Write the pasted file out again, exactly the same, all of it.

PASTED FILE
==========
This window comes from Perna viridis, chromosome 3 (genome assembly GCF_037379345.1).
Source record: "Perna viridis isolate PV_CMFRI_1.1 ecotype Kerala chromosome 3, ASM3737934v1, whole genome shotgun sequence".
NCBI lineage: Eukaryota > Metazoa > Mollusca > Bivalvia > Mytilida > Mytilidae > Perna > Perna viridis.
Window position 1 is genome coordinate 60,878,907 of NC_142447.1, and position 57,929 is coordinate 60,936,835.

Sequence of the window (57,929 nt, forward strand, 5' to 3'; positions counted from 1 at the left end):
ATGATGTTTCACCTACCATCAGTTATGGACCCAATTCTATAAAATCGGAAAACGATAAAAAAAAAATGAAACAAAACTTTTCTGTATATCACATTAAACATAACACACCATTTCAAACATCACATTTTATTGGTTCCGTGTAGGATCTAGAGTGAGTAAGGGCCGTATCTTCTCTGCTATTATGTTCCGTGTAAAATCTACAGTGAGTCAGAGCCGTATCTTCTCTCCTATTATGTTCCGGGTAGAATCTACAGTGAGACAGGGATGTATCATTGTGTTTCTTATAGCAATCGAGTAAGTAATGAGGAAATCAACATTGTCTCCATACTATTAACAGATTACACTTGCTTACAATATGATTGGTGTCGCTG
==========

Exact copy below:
This window comes from Perna viridis, chromosome 3 (genome assembly GCF_037379345.1).
Source record: "Perna viridis isolate PV_CMFRI_1.1 ecotype Kerala chromosome 3, ASM3737934v1, whole genome shotgun sequence".
NCBI lineage: Eukaryota > Metazoa > Mollusca > Bivalvia > Mytilida > Mytilidae > Perna > Perna viridis.
Window position 1 is genome coordinate 60,878,907 of NC_142447.1, and position 57,929 is coordinate 60,936,835.

Sequence of the window (57,929 nt, forward strand, 5' to 3'; positions counted from 1 at the left end):
ATGATGTTTCACCTACCATCAGTTATGGACCCAATTCTATAAAATCGGAAAACGATAAAAAAAAAATGAAACAAAACTTTTCTGTATATCACATTAAACATAACACACCATTTCAAACATCACATTTTATTGGTTCCGTGTAGGATCTAGAGTGAGTAAGGGCCGTATCTTCTCTGCTATTATGTTCCGTGTAAAATCTACAGTGAGTCAGAGCCGTATCTTCTCTCCTATTATGTTCCGGGTAGAATCTACAGTGAGACAGGGATGTATCATTGTGTTTCTTATAGCAATCGAGTAAGTAATGAGGAAATCAACATTGTCTCCATACTATTAACAGATTACACTTGCTTACAATATGATTGGTGTCGCTG